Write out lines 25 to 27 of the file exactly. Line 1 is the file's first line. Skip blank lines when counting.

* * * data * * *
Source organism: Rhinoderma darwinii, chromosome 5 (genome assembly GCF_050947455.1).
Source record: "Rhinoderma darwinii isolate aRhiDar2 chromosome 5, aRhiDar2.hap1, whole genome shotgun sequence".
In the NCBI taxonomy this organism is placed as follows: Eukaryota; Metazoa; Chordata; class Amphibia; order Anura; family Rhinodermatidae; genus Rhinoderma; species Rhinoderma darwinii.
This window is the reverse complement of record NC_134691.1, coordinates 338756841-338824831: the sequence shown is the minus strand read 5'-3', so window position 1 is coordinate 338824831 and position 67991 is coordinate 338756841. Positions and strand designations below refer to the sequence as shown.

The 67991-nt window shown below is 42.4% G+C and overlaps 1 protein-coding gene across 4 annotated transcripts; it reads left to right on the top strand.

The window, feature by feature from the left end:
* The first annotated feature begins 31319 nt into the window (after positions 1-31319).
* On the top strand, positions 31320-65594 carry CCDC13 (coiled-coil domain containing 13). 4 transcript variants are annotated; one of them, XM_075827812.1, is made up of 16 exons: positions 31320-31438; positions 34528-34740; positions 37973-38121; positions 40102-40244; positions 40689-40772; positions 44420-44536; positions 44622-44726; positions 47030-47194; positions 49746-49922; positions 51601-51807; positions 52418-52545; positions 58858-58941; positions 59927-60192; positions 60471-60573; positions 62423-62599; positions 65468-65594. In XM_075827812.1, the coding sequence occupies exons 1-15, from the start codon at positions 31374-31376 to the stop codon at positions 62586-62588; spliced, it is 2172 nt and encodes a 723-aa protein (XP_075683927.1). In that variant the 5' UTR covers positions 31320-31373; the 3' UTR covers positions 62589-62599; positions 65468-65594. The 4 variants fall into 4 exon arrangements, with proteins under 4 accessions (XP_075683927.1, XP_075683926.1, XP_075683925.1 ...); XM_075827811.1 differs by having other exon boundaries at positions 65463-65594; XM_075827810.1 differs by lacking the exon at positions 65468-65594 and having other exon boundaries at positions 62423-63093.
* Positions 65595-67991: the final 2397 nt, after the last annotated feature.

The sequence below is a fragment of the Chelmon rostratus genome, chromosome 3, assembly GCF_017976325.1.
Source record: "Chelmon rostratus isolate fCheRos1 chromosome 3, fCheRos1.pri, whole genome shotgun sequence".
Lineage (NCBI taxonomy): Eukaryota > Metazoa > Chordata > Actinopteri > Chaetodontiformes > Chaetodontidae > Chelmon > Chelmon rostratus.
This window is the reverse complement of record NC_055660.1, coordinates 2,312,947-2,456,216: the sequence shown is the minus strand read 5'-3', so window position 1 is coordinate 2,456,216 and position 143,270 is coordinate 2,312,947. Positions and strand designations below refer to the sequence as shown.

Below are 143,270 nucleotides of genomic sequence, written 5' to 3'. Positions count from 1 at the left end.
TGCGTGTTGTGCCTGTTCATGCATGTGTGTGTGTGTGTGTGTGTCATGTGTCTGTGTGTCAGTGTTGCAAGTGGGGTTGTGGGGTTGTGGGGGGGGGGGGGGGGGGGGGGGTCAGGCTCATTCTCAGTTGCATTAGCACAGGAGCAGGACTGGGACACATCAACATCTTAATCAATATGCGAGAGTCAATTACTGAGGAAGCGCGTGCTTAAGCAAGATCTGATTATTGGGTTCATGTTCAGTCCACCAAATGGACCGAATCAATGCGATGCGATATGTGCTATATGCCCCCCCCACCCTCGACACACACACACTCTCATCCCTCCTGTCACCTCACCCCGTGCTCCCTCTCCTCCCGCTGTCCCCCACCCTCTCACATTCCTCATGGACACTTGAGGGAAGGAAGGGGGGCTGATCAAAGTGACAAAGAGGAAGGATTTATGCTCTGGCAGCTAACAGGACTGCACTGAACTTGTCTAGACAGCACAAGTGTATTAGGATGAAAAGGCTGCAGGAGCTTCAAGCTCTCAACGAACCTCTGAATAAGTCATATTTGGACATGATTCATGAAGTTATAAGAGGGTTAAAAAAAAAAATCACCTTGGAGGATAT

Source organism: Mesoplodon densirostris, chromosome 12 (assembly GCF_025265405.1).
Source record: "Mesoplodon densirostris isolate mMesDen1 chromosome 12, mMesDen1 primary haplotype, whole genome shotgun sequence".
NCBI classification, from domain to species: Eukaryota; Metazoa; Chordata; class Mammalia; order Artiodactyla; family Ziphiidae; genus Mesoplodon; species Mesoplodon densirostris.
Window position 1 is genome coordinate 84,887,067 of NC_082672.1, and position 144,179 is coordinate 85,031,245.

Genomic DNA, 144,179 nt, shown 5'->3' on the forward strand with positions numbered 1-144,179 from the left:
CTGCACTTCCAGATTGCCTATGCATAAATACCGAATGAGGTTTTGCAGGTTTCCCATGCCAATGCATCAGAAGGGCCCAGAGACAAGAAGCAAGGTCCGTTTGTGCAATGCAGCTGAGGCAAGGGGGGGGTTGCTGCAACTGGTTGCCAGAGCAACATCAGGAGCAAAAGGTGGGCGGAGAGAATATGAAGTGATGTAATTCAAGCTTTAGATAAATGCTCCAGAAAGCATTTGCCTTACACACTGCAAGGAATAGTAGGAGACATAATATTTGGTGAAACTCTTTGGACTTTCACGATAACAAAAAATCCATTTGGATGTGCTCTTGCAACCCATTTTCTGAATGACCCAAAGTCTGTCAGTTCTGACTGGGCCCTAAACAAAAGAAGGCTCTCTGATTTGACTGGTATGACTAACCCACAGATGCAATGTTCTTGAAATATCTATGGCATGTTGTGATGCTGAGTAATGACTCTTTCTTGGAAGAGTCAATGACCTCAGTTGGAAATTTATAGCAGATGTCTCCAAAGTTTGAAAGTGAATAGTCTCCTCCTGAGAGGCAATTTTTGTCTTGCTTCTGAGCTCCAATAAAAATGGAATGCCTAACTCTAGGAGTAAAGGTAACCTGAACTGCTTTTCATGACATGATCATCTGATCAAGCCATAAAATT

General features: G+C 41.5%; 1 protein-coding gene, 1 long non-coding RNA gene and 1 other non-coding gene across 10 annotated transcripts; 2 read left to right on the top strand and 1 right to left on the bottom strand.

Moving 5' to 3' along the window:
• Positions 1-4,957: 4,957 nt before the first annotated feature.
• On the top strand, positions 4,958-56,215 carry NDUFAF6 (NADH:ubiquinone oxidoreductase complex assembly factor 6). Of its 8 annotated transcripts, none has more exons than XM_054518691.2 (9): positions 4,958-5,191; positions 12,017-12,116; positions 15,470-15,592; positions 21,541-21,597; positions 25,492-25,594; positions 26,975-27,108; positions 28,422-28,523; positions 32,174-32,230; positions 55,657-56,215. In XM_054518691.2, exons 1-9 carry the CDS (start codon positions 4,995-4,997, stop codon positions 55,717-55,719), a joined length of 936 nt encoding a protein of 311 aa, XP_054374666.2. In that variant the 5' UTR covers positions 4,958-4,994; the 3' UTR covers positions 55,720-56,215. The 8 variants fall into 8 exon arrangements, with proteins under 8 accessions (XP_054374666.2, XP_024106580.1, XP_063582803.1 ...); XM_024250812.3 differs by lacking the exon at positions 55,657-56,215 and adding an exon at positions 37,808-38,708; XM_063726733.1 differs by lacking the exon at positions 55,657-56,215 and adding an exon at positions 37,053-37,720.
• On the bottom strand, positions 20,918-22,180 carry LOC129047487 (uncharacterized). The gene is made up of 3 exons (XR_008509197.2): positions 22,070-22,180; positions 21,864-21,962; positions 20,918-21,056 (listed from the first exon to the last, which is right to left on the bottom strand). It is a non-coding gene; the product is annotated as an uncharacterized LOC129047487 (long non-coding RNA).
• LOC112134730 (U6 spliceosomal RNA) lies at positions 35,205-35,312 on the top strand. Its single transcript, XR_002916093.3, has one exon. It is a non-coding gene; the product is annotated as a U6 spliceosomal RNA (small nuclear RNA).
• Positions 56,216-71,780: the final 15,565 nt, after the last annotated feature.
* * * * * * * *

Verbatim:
• On the top strand, positions 4,958-56,215 carry NDUFAF6 (NADH:ubiquinone oxidoreductase complex assembly factor 6). Of its 8 annotated transcripts, none has more exons than XM_054518691.2 (9): positions 4,958-5,191; positions 12,017-12,116; positions 15,470-15,592; positions 21,541-21,597; positions 25,492-25,594; positions 26,975-27,108; positions 28,422-28,523; positions 32,174-32,230; positions 55,657-56,215. In XM_054518691.2, exons 1-9 carry the CDS (start codon positions 4,995-4,997, stop codon positions 55,717-55,719), a joined length of 936 nt encoding a protein of 311 aa, XP_054374666.2. In that variant the 5' UTR covers positions 4,958-4,994; the 3' UTR covers positions 55,720-56,215. The 8 variants fall into 8 exon arrangements, with proteins under 8 accessions (XP_054374666.2, XP_024106580.1, XP_063582803.1 ...); XM_024250812.3 differs by lacking the exon at positions 55,657-56,215 and adding an exon at positions 37,808-38,708; XM_063726733.1 differs by lacking the exon at positions 55,657-56,215 and adding an exon at positions 37,053-37,720.
• On the bottom strand, positions 20,918-22,180 carry LOC129047487 (uncharacterized). The gene is made up of 3 exons (XR_008509197.2): positions 22,070-22,180; positions 21,864-21,962; positions 20,918-21,056 (listed from the first exon to the last, which is right to left on the bottom strand). It is a non-coding gene; the product is annotated as an uncharacterized LOC129047487 (long non-coding RNA).
• LOC112134730 (U6 spliceosomal RNA) lies at positions 35,205-35,312 on the top strand. Its single transcript, XR_002916093.3, has one exon. It is a non-coding gene; the product is annotated as a U6 spliceosomal RNA (small nuclear RNA).